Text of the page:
University offers new technology to help students study
Imagine: a giant, table-sized iPhone with applications to help you study, find your way around and edit photos. The Mathewson-IGT Knowledge Center has just that. The Knowledge Center, located on the University of Nevada, Reno campus, is developing a new study tool known as the Microsoft Surface for students. The Surfaces, coffee-table-sized computerized devices that respond not to a mouse, but to fingertips, are in two locations throughout the library for student use. One is in the @One area and one is on the entry-level second floor. Since their introduction to the library at the beginning of 2009, they have been employed as study tables and even as lunch tables, a use encouraged by Applications Development Librarian Will Kurt.
“The idea is to treat the Surfaces as regular tables,” he said. “We want to add computing to everyday tasks to make them easier—to think about what our regular tables can’t do that we wish they could, and then make them do it.”
In the first few months of the Surfaces’ use, the applications included picture storage and manipulation, a global map system, and games such as chess. Users can manipulate the size of pictures, watch news videos, zoom in on a map of campus and leave comments, all with a few fingertip touches.
“Our original intention was just to get it out there and to expose students to new technologies and new ways of interacting,” said Kurt.
This semester, however, a new application has been added that should make study hours for some students much easier. Anatomy students are now given a computerized tag as part of their lab assignments that, when laid on a Surface, will bring up images of the lab diagrams, worksheets and models that the students need to study. Students, with the touch of a fingertip, can flip through pages and turn them as though they were physically there on the table. The Surface can even erase the labels from certain diagrams so students can quiz themselves and then return the labels when they are ready to check their answers—a sort of digital flashcard.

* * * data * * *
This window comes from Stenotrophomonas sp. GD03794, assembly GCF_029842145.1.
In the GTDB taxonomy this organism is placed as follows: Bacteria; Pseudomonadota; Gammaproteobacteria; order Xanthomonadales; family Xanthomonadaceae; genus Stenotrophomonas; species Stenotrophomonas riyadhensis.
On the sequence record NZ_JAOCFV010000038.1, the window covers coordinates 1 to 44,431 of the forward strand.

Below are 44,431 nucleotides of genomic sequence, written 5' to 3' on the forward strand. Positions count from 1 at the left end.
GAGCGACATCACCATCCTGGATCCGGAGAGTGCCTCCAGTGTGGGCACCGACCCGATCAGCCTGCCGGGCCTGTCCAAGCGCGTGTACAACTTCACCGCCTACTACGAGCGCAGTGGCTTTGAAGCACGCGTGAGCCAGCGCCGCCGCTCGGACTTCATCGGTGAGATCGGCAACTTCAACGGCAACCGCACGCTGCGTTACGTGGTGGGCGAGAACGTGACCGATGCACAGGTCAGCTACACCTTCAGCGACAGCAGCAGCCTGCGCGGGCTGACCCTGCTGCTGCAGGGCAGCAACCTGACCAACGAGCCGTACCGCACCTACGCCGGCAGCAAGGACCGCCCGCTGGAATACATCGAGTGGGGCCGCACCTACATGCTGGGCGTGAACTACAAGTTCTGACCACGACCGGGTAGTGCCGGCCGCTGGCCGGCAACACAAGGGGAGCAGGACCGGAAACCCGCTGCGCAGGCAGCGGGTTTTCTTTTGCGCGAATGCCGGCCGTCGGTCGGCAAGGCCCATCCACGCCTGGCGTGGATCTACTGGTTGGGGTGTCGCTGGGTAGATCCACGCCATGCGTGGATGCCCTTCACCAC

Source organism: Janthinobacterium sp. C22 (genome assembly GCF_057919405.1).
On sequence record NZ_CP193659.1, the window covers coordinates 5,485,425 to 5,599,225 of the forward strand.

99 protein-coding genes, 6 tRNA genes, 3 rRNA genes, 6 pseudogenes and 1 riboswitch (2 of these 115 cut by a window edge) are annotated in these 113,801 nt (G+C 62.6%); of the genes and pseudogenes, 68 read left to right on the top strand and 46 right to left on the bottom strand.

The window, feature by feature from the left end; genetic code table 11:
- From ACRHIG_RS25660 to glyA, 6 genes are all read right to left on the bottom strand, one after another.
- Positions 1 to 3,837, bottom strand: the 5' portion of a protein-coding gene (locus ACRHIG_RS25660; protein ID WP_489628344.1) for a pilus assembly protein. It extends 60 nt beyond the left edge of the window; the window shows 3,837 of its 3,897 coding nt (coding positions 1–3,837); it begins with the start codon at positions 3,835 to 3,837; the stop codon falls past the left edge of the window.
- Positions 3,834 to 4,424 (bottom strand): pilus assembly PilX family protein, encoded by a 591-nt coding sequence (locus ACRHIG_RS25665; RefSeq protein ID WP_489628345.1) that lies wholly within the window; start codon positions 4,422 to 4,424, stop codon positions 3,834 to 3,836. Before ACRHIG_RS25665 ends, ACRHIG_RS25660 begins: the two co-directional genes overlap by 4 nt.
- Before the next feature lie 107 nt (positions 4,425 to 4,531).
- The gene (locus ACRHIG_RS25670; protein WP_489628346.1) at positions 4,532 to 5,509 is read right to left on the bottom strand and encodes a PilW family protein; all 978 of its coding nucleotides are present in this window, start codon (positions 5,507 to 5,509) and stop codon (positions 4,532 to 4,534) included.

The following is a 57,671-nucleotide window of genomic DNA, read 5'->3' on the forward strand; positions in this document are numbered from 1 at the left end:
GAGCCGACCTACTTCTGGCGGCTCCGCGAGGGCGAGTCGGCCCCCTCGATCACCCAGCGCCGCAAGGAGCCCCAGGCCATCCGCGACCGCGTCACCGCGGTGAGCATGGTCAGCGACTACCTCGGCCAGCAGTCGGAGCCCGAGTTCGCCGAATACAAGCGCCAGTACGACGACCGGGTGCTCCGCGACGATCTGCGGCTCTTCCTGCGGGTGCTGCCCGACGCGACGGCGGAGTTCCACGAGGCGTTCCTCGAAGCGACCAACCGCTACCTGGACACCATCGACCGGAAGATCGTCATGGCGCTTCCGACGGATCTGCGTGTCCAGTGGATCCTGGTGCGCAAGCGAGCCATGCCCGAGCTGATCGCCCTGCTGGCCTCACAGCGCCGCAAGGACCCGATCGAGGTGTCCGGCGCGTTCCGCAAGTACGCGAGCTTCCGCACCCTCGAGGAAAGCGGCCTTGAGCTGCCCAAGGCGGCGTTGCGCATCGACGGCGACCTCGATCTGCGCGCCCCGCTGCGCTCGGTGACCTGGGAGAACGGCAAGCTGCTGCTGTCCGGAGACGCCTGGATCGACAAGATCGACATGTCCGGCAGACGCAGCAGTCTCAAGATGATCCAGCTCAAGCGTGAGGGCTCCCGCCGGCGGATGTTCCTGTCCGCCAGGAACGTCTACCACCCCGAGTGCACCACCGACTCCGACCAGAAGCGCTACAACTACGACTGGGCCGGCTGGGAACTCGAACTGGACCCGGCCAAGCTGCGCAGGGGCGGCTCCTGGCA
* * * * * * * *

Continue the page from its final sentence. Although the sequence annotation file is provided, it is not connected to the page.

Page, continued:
“We want to show that this Surface is not just a novelty,” said Kurt. “It isn’t something that’s simply cool because it’s a touch screen. It is a uniquely useful tool.”
The anatomy application was inspired by watching groups of students working in the Knowledge Center with clumsy models and sheaves of disorganized notes for various labs. Librarians wanted to create an easier way for them to study. This, Kurt says, is what the Surface is all about: not modifying human behavior to fit around a computer, but modifying computing to make human tasks easier and simpler.
“With desktop computers, we have this very specific ‘plug-in’ time,” he said. “We turn on our computers and we’re doing nothing else for however long we’re there. With the Surfaces, computing becomes a part of whatever we’re already doing, so we can treat it as simply another tool.”
The Surfaces seem to be in high demand from students. In the first week of the semester, they were used for 70 hours over just seven days. According to Kurt, part of their strong appeal lies in their multi-user capabilities. Several students can work together on one of them simultaneously.
“It allows for a lot of collaboration,” Kurt said. “And that’s what’s being encouraged in a lot of classes.”
The Surfaces are currently only available to corporations and institutions, and not to individual consumers. The Knowledge Center is one of very few academic libraries to be using and developing the product, making strides in the new trend of what Kurt calls “ubiquitous computing.”
“We’d next like to come up with an easy way for users to browse the library’s media collections,” Kurt said. “There is just so much potential with this.”
For more on the IGT-Mathewson Knowledge Center, visit the Knowledge Center website.